In line with a recent news published by a local media ’Star,’ within the reasonable housing program the Kenyan govt. reportedly aims to create 500,000 units by the year 2022, and assist contributors earning below 100,000 Kenyan Shillings or $992 USD as they can’t afford mortgages. Adding further the news stated, out of the 2.48 Mln Kenyan’s employed in 2016 solely 3.1% attained over Sh100,000.
The Star reports that blockchain technology would be accustomed to ensure the correct distribution of housing to the deserving participants within the program and address problems with graft from each legislators and beneficiaries.
As per the report, the govt. hopes that the new technology would be used to ensure public within the govt.’s housing initiatives, following the National Youth Service scandal, during which forty civil servants and fourteen private sector officers were in remission for pillaging $78 Mln from the project’s coffers.
Speaking at the second urban dialogue on the reasonable housing agenda with the World Bank in Nairobi, Housing and Urban development Principal Secretary Charles Hinga said:
“Kenya would use blockchain technology to confirm the rightful house owners live in the government funded housing projects.”
The project reportedly is supported by the National Housing Fund beneath the Finance Act of 2018, to that Kenyan’s can contribute 1.5% of their remuneration which will be matched by their employers.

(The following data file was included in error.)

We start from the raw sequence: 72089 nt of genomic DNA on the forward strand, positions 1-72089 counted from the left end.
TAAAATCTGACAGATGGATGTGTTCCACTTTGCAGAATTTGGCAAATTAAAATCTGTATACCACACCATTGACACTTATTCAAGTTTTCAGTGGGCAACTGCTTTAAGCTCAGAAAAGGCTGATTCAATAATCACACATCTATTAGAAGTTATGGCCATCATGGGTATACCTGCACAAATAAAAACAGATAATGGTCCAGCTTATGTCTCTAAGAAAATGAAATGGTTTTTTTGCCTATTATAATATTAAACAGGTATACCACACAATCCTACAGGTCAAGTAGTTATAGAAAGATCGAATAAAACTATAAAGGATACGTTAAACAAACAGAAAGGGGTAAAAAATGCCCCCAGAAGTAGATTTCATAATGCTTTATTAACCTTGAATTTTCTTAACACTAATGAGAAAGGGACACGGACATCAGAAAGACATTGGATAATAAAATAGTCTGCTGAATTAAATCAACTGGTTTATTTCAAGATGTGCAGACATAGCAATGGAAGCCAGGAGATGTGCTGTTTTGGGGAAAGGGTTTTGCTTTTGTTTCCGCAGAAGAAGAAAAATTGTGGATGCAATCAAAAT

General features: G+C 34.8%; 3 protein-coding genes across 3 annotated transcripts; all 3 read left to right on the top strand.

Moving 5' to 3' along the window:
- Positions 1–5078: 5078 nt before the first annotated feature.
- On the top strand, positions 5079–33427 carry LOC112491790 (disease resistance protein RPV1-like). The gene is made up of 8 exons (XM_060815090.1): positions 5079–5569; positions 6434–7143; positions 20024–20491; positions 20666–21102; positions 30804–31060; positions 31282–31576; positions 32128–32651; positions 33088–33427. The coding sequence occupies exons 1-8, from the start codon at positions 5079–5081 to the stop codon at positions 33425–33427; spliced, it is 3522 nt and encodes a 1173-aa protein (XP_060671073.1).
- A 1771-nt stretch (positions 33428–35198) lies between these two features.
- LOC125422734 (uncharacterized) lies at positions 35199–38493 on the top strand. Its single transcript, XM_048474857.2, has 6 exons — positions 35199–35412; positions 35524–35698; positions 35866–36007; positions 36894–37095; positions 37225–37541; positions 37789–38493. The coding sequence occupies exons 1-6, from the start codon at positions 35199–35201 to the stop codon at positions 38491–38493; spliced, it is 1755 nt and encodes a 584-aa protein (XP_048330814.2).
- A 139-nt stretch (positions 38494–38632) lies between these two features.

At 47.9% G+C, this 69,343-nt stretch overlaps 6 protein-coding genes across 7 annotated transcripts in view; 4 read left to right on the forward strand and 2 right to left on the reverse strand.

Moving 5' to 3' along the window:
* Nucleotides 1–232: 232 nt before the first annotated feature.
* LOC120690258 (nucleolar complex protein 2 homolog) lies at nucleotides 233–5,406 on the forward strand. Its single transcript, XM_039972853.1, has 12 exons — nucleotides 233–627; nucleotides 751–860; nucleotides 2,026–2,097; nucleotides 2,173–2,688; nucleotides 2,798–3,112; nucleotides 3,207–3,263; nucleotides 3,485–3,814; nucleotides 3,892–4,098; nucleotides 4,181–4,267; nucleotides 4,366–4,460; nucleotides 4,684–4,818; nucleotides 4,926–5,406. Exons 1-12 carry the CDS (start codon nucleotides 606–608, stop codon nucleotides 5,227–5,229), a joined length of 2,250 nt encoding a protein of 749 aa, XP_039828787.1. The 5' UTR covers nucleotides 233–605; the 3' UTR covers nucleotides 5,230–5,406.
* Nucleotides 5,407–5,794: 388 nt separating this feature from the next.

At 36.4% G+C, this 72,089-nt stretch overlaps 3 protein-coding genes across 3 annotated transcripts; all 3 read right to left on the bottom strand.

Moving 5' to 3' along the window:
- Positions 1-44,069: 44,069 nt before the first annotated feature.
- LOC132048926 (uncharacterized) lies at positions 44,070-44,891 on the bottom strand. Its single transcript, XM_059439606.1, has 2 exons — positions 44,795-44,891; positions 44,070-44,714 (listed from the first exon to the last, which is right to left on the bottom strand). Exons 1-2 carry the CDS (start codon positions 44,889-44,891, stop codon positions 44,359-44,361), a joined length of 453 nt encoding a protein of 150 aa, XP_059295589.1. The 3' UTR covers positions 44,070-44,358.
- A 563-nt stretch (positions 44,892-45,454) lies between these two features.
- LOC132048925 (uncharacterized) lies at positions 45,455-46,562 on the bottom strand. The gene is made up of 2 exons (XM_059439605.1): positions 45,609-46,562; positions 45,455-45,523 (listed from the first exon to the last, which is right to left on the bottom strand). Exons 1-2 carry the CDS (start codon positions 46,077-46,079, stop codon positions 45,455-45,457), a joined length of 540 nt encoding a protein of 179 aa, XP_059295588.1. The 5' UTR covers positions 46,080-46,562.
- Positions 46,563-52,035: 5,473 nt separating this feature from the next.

This is not the primary attempt to use blockchain in Kenya on the governmental level. Recently, Kenyan Distributed Ledgers and AI task force chairman Bitange Ndemo aforementioned that the govt ought to contemplate tokenizing the economy to handle “increasing” rates of corruption and uncertainties. This move, consistent with Ndemo, would let the govt print less hard cash.
Even Earlier in June, “decentralized liquidity network” Bancor in partnership with non-profit foundation Grassroots Economics launched a network of blockchain-based community currencies in Kenya geared toward combating impoverishment. The project seeks to stimulate native and regional commerce and peer-to-peer activity by facultative Kenyan communities to make and manage their own digital tokens.
While blockchain- and token-based comes are being enforced within the country, the Central Bank of Kenya [CBK] is cautious toward cryptocurrencies. In April, the CBK issued a circular to all the banks within the country, warning them against addressing cryptos or supporting transactions related to crypto entities.